Meanwhile, Merkel’s opponent, the Social Democrats’ Peer Steinbruck, came off as a loose cannon, proving too gaffe-prone (he once complained that chancellors’ $300,000 salaries are too low) and vulgar (he appeared on the cover of German magazine Süddeutsche Zeitung flipping the bird at his critics.)
This is in stark contrast to the steady hand of Merkel, whom Germans call “Mutti” (mother) with admiration. The fact that she’s the first chancellor from the former GDR has made her seem like an “East German Obama,” as one Social Democratic campaign strategist put it, and women tend to appreciate her even if they reject her right-leaning politics.
“I personally like that she’s nice and relaxed and determined, but I didn’t vote for her,” said one voter in Berlin. “Maybe I’m just happy to see a woman there.”
In Germany’s complex parliamentary system, the winning party—in this case Merkel’s CDU—must either gain a majority of seats in the Bundestag or govern with a smaller coalition partner. Merkel’s former coalition partner, the libertarian-like FDP, lost big on Sunday and seemed like they might not even get enough votes to return to parliament, which means Merkel would likely form a coalition with her rivals, the left-leaning Social Democrats, or SPD. However, that coalition could take weeks to hammer out since the SPD have so far said they’d refuse to govern with the CDU.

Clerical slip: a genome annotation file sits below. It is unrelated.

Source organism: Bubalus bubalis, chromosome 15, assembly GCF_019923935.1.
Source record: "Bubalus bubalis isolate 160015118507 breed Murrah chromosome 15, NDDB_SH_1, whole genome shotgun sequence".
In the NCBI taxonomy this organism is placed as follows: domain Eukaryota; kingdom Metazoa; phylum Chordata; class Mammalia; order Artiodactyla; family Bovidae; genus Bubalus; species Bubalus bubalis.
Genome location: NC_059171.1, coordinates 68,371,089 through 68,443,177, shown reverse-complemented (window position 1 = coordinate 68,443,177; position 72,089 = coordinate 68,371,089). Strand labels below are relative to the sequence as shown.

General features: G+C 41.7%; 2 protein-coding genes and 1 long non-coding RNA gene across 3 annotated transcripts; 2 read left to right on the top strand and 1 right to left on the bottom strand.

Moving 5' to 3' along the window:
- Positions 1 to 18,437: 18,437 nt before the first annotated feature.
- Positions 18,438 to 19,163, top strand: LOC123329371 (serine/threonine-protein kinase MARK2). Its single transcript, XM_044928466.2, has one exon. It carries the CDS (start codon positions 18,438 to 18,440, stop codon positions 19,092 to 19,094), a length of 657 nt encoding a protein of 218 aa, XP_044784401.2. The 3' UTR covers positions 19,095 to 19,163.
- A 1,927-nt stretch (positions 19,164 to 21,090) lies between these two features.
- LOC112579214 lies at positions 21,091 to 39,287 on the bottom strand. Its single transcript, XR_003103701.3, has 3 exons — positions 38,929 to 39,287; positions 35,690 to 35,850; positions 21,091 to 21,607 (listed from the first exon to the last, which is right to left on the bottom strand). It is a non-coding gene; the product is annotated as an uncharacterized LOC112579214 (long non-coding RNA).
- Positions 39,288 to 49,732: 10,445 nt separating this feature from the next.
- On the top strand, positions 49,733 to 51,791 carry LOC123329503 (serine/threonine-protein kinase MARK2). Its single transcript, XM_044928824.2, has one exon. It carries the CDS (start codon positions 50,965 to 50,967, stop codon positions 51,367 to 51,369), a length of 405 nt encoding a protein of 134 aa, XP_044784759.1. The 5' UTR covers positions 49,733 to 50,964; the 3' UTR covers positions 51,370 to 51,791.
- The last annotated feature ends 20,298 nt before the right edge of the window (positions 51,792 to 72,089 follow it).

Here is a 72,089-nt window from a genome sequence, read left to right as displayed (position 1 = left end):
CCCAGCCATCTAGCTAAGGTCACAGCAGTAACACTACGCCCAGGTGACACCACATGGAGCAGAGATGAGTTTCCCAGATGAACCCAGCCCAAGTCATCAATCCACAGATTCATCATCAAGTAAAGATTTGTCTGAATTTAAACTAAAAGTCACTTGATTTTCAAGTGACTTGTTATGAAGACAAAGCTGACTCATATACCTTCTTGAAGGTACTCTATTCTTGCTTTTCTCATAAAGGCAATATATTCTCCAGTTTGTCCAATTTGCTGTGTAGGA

Some experts believe a “grand coalition” with the SPD would force Merkel and the CDU to be friendlier toward Southern Europe on bailouts, as the SPD favors both a more generous stimulus for struggling economies and stronger European integration.
The country’s finance minister, Wolfgang Schauble, recently signaled that a third bailout for Greece will be necessary, but Germans are wary of “throwing more money at the situation,” as one voter put it to me, with no strings attached. Germany went through its own, tough social reforms 10 years ago, and its people now live with a comparatively less generous welfare state than other Europeans.
At a campaign rally in Berlin on Saturday, Merkel came out strongly against eurobonds—a way for Germany to and other EU countries to loan money at better rates to their indebted neighbors—though she also called for strengthening the eurozone.